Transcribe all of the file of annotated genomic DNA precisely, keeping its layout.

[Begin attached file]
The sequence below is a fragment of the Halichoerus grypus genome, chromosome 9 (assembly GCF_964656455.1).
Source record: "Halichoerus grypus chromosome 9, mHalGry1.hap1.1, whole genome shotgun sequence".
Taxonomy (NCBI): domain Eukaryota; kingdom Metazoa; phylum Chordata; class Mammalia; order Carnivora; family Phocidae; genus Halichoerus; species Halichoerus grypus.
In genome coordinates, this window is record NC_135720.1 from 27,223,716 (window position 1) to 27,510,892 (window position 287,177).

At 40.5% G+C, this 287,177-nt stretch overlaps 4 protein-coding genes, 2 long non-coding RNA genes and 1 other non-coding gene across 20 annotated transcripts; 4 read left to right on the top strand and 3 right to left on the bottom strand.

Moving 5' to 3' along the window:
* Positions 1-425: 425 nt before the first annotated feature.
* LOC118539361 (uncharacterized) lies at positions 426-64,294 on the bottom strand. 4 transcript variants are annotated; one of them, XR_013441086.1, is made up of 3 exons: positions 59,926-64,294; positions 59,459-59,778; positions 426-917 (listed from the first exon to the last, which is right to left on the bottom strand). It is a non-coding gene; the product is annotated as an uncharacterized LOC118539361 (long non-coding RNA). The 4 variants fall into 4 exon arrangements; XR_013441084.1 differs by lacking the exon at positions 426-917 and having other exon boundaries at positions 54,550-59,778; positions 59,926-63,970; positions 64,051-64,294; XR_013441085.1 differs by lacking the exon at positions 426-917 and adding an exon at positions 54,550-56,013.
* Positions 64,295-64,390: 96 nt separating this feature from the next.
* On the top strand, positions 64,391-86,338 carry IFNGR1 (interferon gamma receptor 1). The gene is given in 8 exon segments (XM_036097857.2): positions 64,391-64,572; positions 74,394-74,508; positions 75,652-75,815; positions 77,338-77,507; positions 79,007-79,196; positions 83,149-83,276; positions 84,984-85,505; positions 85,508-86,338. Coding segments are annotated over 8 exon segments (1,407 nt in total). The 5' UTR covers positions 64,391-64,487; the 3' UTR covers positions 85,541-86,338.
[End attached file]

The sequence below is a fragment of the Halichoerus grypus genome, chromosome 9 (assembly GCF_964656455.1).
Source record: "Halichoerus grypus chromosome 9, mHalGry1.hap1.1, whole genome shotgun sequence".
Taxonomy (NCBI): domain Eukaryota; kingdom Metazoa; phylum Chordata; class Mammalia; order Carnivora; family Phocidae; genus Halichoerus; species Halichoerus grypus.
In genome coordinates, this window is record NC_135720.1 from 27,223,716 (window position 1) to 27,510,892 (window position 287,177).

At 40.5% G+C, this 287,177-nt stretch overlaps 4 protein-coding genes, 2 long non-coding RNA genes and 1 other non-coding gene across 20 annotated transcripts; 4 read left to right on the top strand and 3 right to left on the bottom strand.

Moving 5' to 3' along the window:
* Positions 1-425: 425 nt before the first annotated feature.
* LOC118539361 (uncharacterized) lies at positions 426-64,294 on the bottom strand. 4 transcript variants are annotated; one of them, XR_013441086.1, is made up of 3 exons: positions 59,926-64,294; positions 59,459-59,778; positions 426-917 (listed from the first exon to the last, which is right to left on the bottom strand). It is a non-coding gene; the product is annotated as an uncharacterized LOC118539361 (long non-coding RNA). The 4 variants fall into 4 exon arrangements; XR_013441084.1 differs by lacking the exon at positions 426-917 and having other exon boundaries at positions 54,550-59,778; positions 59,926-63,970; positions 64,051-64,294; XR_013441085.1 differs by lacking the exon at positions 426-917 and adding an exon at positions 54,550-56,013.
* Positions 64,295-64,390: 96 nt separating this feature from the next.
* On the top strand, positions 64,391-86,338 carry IFNGR1 (interferon gamma receptor 1). The gene is given in 8 exon segments (XM_036097857.2): positions 64,391-64,572; positions 74,394-74,508; positions 75,652-75,815; positions 77,338-77,507; positions 79,007-79,196; positions 83,149-83,276; positions 84,984-85,505; positions 85,508-86,338. Coding segments are annotated over 8 exon segments (1,407 nt in total). The 5' UTR covers positions 64,391-64,487; the 3' UTR covers positions 85,541-86,338.